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Joint Preserving Treatments for Thumb CMC Arthritis

Spielman, Amanda F; Sankaranarayanan, Sriram; Lessard, Anne-Sophie
Trapezium resection with or without tendon suspension arthroplasty has been considered the gold standard surgical treatment for thumb carpometacarpal joint osteoarthritis (CMCJ OA). However, the removal of the trapezium may result in subsidence or shortening of the first metacarpal axis. Resection may also lead to reduced pinch strength and thumb instability. Joint preservation techniques may be used in early stages of CMCJ OA to promote pain relief, return to function, and delay more invasive procedures such as a trapezium resection.
PMID: 35465935
ISSN: 1558-1969
CID: 5205442

Upper extremity necrotizing fasciitis in a Covid-19 patient [Case Report]

Sankaranarayanan, Sriram; Spielman, Amanda F; Lessard, Anne-Sophie; Husain, Tarik
The novel COVID-19 virus has resulted in an immense burden in healthcare throughout the world. In addition to respiratory complications, COVID-19 has been associated with hypercoagulability and ischemic changes. We report a case of a patient with COVID-19 who presented with a rapidly progressing necrotizing fasciitis treated in our institution.
PMID: 35083369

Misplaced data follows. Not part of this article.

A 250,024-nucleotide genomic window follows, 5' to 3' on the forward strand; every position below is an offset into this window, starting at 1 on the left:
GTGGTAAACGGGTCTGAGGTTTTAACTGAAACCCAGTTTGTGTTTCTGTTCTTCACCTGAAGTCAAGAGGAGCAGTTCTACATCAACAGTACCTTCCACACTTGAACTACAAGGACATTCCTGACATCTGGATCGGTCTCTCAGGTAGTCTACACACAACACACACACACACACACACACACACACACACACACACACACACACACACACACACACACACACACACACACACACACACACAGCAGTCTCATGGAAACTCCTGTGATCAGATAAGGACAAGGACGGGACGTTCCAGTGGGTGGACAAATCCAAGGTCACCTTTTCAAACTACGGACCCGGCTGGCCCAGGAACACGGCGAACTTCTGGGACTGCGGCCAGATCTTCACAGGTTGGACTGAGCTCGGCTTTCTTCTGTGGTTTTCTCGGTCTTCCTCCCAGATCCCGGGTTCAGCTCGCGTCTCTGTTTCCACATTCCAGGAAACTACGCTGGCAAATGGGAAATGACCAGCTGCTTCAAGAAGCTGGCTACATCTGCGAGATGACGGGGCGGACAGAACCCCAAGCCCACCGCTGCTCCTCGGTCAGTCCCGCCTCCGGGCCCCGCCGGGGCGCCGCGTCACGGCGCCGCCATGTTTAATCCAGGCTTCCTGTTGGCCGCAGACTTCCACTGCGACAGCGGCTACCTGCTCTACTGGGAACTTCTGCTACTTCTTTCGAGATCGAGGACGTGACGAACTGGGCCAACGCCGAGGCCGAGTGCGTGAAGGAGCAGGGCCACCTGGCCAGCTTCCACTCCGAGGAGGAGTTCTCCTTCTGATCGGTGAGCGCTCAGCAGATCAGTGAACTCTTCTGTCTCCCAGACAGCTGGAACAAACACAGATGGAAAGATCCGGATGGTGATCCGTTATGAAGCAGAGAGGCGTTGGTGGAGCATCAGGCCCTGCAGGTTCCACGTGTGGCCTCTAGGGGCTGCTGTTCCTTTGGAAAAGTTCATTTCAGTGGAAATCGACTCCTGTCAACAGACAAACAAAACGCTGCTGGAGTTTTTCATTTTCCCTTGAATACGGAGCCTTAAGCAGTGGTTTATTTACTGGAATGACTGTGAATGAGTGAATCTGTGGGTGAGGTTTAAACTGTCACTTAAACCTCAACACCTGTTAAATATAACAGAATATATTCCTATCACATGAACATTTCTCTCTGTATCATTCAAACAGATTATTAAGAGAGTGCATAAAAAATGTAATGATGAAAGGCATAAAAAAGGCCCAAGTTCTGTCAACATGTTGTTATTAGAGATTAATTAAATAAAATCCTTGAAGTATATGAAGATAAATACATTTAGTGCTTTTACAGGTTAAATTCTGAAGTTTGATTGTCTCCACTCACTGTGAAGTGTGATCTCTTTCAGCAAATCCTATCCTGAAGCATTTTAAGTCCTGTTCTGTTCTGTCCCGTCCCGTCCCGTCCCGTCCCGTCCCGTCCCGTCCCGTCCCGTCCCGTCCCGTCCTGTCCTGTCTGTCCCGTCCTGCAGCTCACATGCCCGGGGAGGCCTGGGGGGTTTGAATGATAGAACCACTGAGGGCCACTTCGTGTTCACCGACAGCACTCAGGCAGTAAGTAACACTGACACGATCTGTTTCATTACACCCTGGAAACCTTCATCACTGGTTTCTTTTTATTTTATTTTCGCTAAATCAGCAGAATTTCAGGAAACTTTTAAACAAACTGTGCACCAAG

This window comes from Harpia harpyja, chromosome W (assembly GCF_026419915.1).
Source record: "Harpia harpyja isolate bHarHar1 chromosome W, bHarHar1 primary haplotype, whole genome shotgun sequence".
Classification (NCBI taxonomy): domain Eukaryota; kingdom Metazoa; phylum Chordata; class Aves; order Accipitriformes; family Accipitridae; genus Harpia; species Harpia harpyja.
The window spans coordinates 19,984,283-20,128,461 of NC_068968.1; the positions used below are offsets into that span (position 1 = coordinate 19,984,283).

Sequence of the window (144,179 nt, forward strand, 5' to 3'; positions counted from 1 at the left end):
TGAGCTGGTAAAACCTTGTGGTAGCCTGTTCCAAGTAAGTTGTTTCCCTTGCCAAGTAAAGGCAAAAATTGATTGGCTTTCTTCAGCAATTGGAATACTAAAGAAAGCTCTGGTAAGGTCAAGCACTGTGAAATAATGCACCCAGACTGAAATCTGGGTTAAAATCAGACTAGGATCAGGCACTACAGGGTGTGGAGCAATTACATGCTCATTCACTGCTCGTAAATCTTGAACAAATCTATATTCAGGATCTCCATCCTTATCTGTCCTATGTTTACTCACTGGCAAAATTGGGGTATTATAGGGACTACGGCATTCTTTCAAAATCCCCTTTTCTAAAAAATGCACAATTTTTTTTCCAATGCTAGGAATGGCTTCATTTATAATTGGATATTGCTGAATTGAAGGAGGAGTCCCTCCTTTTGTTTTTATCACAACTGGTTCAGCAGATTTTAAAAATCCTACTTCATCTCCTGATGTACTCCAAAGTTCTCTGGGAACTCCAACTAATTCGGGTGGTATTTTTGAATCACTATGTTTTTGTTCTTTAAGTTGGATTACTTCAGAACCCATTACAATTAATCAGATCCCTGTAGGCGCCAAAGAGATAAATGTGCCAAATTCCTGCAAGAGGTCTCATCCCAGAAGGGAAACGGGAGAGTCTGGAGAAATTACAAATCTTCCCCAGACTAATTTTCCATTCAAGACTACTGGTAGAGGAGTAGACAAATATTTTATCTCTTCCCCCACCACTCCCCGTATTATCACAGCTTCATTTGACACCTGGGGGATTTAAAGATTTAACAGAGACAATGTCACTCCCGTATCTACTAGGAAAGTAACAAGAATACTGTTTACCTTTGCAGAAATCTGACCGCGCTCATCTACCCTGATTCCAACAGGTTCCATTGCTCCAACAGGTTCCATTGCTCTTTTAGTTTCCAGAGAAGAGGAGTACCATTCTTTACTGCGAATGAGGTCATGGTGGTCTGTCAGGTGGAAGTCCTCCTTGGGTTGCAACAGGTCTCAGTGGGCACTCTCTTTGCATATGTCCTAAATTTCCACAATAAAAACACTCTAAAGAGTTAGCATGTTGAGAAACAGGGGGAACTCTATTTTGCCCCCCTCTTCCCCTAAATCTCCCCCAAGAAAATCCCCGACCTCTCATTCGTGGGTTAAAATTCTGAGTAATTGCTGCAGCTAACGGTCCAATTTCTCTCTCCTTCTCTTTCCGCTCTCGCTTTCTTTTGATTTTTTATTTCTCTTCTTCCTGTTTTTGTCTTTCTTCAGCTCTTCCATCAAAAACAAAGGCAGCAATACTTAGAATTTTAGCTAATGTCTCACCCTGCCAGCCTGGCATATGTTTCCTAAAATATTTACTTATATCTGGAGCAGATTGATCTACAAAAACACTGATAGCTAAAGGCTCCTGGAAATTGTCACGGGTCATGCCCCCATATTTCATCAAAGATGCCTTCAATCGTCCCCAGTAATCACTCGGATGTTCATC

ISSN: 2332-0885
CID: 5154622

The critical shoulder angle (CSA) in glenohumeral osteoarthritis: Does observer experience affect measurement reliability on plain radiographs?

Sankaranarayanan, Sriram; Saks, Benjamin R; Holtzman, Ari J; Tabeayo, Eloy; Cuomo, Frances; Gruson, Konrad I
Background/UNASSIGNED:The critical shoulder angle (CSA) has been associated with full-thickness rotator cuff tears both in the presence and absence of glenohumeral arthritis. It is unclear whether the CSA can be reliably measured from plain radiographs of concentric glenohumeral osteoarthritis amongst examiners at differing levels of training. Methods/UNASSIGNED:We retrospectively reviewed the radiographs of consecutive patients who underwent shoulder arthroplasty for glenohumeral osteoarthritis. The CSA was measured on a standardized AP scapular view at baseline and then 4 weeks later by fellowship-trained orthopaedic surgeons, a shoulder fellow and a senior orthopaedic resident. Grade of arthritis was categorized using the Samilson and Prieto method. The inter- and intra-observer reliability was then determined for all examiners, as well as for increasing severity of radiographic arthritis. The relationship between the CSA and grade of arthritis was assessed. Results/UNASSIGNED:There were 166 included patients comprised of 104 females (63%) and 62 males (37%) with a mean age of 65.9 ± 10.4 years. The inter- and intra-observer reliability for measuring the CSA amongst all examiners was found to be excellent, with an intra-class coefficient (ICC) of >0.9 (p < 0.0001). The ICC remained excellent even amongst radiographs with more advanced arthritis. Furthermore, there was a weak, inverse relationship between the grade of arthritis and the CSA (r = -0.377, p < 0.005). Conclusion/UNASSIGNED:The CSA can reliably be measured by examiners at varying levels of orthopaedic training, even with more advanced radiographic glenohumeral osteoarthritis. Level of evidence: Level III (Prognostic).
PMID: 32419757
ISSN: 0972-978x
CID: 4482592

Recurrent and persistent carpal tunnel syndrome: "Triple-therapy approach"

Spielman, Amanda F; Sankaranarayanan, Sriram; Skowronski, Piotr; Lessard, Anne-Sophie; Panthaki, Zubin